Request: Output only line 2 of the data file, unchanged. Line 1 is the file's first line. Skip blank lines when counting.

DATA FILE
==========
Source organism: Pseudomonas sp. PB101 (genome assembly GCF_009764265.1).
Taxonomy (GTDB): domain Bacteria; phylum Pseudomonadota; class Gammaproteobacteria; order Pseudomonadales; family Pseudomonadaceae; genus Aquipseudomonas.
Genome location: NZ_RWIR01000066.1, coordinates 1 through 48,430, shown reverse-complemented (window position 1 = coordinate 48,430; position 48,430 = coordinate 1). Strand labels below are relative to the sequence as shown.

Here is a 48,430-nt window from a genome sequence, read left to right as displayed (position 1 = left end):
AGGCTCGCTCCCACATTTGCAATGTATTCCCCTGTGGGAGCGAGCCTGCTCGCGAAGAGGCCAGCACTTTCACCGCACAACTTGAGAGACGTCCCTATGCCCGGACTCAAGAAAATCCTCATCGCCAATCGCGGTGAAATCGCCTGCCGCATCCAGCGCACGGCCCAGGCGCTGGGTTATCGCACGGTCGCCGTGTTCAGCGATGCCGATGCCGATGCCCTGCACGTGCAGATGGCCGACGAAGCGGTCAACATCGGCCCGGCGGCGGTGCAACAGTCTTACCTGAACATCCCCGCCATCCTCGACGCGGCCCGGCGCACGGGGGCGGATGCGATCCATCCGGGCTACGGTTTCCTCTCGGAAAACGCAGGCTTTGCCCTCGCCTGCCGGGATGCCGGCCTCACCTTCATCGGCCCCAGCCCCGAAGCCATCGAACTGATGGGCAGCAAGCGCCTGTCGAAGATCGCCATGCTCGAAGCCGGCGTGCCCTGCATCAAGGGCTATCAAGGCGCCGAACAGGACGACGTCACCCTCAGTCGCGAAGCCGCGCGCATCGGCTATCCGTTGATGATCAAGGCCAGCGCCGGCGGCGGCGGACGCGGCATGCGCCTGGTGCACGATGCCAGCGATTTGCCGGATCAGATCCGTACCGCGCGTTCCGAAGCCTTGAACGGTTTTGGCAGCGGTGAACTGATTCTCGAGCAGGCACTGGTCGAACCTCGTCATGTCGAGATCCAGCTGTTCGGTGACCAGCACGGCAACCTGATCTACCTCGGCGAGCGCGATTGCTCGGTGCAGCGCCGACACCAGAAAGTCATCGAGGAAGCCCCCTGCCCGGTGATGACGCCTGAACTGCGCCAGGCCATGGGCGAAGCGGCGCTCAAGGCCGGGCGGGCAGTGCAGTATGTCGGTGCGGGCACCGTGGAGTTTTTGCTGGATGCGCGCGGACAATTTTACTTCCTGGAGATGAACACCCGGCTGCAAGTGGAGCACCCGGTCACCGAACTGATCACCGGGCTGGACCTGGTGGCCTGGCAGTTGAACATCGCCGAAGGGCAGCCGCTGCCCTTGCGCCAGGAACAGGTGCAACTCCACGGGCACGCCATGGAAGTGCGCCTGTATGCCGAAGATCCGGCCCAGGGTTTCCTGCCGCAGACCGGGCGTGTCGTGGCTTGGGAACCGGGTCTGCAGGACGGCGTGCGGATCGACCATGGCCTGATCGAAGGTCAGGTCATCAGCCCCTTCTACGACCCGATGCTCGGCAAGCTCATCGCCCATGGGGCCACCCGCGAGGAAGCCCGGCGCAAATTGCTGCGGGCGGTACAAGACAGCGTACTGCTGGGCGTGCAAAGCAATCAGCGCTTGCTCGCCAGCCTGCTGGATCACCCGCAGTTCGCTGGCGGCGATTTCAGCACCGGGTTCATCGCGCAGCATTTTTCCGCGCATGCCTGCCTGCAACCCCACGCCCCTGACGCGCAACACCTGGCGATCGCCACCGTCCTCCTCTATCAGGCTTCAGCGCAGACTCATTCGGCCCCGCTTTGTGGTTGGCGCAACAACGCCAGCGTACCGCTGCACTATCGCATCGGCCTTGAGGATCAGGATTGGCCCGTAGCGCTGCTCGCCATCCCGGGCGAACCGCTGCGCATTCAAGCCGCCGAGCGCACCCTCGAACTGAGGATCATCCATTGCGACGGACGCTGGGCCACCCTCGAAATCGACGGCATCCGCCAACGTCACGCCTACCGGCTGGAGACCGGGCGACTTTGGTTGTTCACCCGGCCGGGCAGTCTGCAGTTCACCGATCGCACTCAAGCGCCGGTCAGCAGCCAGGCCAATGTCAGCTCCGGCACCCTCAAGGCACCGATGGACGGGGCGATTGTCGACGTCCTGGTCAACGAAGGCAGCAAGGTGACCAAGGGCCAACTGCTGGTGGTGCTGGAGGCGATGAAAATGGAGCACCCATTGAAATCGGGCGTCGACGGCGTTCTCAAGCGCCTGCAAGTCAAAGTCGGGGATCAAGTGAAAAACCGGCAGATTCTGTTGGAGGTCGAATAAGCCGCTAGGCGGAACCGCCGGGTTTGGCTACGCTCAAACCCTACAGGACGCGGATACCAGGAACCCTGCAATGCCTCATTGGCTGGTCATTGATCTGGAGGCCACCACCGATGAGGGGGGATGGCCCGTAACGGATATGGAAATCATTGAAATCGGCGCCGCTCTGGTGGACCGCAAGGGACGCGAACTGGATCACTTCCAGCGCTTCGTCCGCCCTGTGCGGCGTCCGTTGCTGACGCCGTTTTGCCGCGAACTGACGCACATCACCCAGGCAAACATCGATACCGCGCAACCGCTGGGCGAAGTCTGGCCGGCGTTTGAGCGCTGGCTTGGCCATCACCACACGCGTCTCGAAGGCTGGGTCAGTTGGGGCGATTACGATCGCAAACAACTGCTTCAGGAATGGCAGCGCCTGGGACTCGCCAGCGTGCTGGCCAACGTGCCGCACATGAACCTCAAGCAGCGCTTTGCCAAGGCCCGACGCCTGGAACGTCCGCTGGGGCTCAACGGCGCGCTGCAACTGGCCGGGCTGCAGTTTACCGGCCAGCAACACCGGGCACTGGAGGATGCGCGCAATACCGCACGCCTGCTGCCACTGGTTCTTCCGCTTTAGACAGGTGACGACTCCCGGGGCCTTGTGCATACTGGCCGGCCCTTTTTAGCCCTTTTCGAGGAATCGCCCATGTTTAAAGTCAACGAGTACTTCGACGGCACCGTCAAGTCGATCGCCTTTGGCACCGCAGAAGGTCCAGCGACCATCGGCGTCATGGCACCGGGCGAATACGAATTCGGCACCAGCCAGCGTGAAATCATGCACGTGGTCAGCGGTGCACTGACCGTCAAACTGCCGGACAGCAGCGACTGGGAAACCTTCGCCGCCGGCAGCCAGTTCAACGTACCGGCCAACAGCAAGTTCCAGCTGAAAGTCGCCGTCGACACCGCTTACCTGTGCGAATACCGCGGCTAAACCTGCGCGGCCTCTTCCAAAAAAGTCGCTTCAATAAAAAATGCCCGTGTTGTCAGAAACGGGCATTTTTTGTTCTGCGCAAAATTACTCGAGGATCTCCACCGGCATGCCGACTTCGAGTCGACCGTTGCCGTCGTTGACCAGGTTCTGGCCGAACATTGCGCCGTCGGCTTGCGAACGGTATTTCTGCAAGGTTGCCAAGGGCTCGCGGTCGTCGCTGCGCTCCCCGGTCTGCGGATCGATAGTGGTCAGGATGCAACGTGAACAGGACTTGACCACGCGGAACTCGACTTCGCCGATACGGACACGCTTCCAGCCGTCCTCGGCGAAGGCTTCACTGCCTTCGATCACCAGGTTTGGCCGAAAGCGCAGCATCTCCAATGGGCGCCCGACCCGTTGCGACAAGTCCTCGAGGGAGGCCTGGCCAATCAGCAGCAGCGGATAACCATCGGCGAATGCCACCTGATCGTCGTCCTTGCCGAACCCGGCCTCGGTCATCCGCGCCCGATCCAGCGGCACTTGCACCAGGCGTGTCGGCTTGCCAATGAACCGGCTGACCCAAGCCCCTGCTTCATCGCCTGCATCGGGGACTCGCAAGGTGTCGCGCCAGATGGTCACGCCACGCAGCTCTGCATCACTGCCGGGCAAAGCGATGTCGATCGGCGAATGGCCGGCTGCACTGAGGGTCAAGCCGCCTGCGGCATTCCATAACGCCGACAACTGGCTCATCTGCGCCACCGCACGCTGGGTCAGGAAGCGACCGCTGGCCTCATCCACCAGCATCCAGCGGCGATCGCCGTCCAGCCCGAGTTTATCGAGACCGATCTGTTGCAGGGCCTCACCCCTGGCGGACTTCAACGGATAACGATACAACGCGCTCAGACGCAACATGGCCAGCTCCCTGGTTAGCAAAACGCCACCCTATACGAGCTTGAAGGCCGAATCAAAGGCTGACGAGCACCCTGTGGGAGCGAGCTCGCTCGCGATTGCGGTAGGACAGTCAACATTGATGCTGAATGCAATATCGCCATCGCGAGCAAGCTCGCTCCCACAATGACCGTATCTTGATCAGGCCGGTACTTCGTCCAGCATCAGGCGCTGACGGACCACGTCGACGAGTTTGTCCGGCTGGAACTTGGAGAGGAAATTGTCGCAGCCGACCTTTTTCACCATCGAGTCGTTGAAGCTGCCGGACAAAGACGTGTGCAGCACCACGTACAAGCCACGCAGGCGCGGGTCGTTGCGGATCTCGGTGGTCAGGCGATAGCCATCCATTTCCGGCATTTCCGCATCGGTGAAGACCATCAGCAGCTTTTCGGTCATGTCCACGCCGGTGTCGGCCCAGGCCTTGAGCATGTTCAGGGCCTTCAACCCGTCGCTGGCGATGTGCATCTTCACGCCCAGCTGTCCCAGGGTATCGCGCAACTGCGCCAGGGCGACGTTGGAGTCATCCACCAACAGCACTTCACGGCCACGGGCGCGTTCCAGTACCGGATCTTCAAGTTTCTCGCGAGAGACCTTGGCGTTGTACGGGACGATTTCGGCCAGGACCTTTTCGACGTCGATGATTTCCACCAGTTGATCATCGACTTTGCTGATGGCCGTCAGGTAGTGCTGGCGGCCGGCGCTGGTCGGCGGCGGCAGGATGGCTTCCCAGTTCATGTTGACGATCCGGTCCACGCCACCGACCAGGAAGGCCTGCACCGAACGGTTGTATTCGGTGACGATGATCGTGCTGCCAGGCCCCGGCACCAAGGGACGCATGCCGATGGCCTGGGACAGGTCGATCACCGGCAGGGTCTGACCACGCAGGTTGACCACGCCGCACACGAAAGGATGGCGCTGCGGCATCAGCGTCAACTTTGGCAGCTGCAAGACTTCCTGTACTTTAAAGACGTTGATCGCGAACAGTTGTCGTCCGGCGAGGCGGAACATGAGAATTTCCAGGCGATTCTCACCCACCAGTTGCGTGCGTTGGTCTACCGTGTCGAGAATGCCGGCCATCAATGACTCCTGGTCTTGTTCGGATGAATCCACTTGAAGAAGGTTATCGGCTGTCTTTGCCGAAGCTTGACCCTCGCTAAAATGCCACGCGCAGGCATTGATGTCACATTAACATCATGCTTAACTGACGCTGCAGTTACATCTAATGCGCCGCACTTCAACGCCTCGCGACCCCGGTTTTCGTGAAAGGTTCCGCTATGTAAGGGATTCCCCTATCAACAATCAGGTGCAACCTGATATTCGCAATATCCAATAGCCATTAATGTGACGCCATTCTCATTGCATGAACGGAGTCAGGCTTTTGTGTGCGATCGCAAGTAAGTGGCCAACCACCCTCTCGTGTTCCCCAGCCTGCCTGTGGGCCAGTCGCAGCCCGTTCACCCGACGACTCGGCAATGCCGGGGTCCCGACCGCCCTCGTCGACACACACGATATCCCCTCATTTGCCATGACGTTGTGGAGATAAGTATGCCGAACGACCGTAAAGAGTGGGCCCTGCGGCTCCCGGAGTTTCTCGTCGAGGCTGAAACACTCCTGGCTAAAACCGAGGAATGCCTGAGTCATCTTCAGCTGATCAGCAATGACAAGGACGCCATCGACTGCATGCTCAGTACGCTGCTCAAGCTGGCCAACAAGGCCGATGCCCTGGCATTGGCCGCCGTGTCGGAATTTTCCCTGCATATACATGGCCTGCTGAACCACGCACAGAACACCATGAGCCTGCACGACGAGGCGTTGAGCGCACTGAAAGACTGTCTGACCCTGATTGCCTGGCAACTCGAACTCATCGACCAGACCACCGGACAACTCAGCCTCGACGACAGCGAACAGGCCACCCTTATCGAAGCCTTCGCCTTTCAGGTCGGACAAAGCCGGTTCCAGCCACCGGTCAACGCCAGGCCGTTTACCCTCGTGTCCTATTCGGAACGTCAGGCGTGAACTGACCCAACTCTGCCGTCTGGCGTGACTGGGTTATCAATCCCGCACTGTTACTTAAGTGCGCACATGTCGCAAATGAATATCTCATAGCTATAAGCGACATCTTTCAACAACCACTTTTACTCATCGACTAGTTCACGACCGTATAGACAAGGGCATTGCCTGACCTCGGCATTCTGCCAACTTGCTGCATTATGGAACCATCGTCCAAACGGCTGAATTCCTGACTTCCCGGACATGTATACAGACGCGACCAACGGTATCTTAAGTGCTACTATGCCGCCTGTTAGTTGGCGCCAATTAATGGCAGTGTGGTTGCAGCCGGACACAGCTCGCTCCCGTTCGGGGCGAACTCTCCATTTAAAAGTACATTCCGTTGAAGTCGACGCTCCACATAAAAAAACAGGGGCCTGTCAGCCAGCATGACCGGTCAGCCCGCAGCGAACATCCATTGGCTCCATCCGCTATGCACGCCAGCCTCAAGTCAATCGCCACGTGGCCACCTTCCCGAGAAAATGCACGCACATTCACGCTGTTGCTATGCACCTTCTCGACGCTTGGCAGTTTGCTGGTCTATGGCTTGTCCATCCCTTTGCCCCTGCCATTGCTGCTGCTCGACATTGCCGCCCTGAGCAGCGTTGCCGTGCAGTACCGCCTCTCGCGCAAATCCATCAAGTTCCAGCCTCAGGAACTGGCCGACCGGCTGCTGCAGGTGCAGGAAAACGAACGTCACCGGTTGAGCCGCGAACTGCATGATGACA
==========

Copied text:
Taxonomy (GTDB): domain Bacteria; phylum Pseudomonadota; class Gammaproteobacteria; order Pseudomonadales; family Pseudomonadaceae; genus Aquipseudomonas.